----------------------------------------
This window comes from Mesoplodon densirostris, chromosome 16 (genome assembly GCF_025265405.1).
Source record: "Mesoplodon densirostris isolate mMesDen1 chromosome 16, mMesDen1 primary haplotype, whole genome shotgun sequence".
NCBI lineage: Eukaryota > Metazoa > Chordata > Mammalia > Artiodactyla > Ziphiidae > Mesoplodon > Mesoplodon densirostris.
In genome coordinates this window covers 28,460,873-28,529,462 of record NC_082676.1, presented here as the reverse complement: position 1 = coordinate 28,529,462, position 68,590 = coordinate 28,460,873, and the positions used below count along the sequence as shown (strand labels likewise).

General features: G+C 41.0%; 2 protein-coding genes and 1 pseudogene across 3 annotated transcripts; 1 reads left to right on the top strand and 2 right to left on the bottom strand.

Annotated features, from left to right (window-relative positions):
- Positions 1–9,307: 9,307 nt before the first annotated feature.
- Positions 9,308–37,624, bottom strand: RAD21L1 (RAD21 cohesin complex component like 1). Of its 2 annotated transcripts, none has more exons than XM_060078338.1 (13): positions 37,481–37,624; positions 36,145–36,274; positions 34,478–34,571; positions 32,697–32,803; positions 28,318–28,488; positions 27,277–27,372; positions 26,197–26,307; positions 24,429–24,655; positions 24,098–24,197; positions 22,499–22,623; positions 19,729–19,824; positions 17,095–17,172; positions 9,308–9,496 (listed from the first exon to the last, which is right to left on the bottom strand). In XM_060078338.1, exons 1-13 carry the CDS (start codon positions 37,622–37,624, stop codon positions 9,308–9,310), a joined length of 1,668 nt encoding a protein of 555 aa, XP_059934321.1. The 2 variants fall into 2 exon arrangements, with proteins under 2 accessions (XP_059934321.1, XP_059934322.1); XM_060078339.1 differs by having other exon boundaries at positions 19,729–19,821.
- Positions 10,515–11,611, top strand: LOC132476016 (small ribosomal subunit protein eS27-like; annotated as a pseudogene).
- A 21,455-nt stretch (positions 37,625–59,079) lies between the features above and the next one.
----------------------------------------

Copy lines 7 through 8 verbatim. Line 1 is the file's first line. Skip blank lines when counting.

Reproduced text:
- Positions 1–9,307: 9,307 nt before the first annotated feature.
- Positions 9,308–37,624, bottom strand: RAD21L1 (RAD21 cohesin complex component like 1). Of its 2 annotated transcripts, none has more exons than XM_060078338.1 (13): positions 37,481–37,624; positions 36,145–36,274; positions 34,478–34,571; positions 32,697–32,803; positions 28,318–28,488; positions 27,277–27,372; positions 26,197–26,307; positions 24,429–24,655; positions 24,098–24,197; positions 22,499–22,623; positions 19,729–19,824; positions 17,095–17,172; positions 9,308–9,496 (listed from the first exon to the last, which is right to left on the bottom strand). In XM_060078338.1, exons 1-13 carry the CDS (start codon positions 37,622–37,624, stop codon positions 9,308–9,310), a joined length of 1,668 nt encoding a protein of 555 aa, XP_059934321.1. The 2 variants fall into 2 exon arrangements, with proteins under 2 accessions (XP_059934321.1, XP_059934322.1); XM_060078339.1 differs by having other exon boundaries at positions 19,729–19,821.